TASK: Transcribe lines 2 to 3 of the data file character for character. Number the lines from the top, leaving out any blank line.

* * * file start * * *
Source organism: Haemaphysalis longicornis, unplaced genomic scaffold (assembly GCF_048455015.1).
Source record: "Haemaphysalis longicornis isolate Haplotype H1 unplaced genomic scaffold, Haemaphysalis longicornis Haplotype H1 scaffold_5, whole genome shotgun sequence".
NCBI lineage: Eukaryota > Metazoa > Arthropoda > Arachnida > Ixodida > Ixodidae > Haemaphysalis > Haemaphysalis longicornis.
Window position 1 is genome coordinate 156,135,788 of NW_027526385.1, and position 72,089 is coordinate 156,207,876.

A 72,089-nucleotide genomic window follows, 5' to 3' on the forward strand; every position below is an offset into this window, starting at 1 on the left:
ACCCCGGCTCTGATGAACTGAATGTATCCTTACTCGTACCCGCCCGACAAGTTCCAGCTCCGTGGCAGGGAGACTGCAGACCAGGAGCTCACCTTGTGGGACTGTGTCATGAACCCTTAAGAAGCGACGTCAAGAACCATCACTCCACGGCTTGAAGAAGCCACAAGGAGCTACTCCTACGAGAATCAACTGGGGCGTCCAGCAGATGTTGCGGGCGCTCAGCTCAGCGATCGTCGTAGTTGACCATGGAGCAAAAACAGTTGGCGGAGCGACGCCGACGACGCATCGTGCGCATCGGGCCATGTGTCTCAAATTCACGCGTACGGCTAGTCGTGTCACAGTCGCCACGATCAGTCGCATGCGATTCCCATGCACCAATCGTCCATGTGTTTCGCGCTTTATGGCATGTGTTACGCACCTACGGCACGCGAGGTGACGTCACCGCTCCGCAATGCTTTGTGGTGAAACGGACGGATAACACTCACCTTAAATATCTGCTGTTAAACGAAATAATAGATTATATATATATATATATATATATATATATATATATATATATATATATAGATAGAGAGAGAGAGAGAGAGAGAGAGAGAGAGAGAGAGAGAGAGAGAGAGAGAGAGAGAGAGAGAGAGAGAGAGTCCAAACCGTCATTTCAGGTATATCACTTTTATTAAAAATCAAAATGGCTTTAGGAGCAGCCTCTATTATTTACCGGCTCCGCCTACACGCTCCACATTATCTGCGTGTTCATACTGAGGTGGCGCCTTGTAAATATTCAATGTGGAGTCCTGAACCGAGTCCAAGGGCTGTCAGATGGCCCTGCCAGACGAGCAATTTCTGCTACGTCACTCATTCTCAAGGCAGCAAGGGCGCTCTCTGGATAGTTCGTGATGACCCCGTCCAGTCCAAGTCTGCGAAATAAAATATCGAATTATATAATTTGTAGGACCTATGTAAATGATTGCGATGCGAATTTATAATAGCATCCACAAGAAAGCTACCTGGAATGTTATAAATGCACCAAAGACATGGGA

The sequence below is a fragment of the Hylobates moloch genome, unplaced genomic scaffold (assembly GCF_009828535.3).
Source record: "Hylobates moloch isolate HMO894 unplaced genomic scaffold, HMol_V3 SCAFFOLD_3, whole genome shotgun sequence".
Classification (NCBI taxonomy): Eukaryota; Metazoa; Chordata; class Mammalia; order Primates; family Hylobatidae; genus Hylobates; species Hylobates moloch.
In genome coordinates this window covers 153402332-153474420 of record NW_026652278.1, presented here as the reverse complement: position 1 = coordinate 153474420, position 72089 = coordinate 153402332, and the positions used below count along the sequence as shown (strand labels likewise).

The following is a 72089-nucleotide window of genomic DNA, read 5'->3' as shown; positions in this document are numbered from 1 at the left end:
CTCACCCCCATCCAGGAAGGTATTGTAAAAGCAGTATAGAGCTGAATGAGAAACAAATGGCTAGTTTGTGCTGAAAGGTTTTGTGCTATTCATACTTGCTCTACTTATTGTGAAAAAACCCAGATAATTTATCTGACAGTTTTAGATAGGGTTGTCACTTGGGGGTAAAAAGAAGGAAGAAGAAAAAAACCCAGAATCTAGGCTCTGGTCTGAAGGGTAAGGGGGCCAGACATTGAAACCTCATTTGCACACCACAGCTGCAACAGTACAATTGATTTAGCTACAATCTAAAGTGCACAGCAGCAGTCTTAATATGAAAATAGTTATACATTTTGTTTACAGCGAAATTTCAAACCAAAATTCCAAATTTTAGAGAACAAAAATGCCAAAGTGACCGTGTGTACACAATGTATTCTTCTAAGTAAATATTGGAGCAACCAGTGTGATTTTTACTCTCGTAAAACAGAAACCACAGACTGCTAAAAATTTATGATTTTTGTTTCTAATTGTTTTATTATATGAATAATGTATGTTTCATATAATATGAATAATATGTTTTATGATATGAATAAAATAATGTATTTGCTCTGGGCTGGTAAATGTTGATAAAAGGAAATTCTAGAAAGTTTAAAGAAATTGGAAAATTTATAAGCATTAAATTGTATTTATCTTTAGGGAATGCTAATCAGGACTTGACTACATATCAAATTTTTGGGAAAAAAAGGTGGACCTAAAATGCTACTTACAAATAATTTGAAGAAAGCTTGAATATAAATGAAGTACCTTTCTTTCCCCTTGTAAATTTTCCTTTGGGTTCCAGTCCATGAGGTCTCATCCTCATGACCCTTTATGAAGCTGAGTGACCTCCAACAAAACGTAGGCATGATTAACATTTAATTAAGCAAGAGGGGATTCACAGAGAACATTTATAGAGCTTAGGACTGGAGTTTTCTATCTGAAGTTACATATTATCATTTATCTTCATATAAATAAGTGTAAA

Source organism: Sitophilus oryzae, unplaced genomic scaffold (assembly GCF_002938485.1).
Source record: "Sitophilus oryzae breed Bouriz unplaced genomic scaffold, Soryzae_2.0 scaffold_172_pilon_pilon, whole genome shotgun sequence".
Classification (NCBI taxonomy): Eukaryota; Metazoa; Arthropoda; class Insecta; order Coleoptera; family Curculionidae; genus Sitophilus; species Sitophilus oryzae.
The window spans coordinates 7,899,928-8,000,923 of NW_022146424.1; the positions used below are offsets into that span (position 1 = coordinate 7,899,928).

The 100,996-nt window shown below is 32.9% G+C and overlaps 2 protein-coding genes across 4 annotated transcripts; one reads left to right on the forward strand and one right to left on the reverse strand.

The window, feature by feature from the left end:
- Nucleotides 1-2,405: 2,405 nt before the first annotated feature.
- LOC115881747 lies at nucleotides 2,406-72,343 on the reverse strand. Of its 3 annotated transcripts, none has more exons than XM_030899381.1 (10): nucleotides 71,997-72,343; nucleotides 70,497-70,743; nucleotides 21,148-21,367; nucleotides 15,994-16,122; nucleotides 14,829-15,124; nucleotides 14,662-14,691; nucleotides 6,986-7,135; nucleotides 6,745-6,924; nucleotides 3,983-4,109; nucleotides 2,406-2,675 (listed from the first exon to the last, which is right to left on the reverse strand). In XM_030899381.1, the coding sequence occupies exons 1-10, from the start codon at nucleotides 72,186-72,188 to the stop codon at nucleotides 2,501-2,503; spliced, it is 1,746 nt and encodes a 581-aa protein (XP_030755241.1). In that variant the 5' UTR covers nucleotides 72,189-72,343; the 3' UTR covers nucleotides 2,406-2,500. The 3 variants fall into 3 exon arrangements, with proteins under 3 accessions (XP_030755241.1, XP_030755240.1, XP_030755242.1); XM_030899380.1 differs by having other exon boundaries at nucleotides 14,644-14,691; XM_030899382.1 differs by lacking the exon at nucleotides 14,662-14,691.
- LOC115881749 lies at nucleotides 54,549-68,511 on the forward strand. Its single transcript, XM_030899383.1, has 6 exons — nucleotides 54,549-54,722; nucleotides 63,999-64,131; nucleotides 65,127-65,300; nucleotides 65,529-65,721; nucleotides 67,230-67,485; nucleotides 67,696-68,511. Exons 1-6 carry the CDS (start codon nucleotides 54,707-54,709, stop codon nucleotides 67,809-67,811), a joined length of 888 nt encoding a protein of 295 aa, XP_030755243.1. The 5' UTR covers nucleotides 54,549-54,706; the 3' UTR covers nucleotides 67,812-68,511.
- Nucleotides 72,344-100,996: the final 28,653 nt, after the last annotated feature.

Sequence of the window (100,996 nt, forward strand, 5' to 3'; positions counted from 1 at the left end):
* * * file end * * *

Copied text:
Source record: "Haemaphysalis longicornis isolate Haplotype H1 unplaced genomic scaffold, Haemaphysalis longicornis Haplotype H1 scaffold_5, whole genome shotgun sequence".
NCBI lineage: Eukaryota > Metazoa > Arthropoda > Arachnida > Ixodida > Ixodidae > Haemaphysalis > Haemaphysalis longicornis.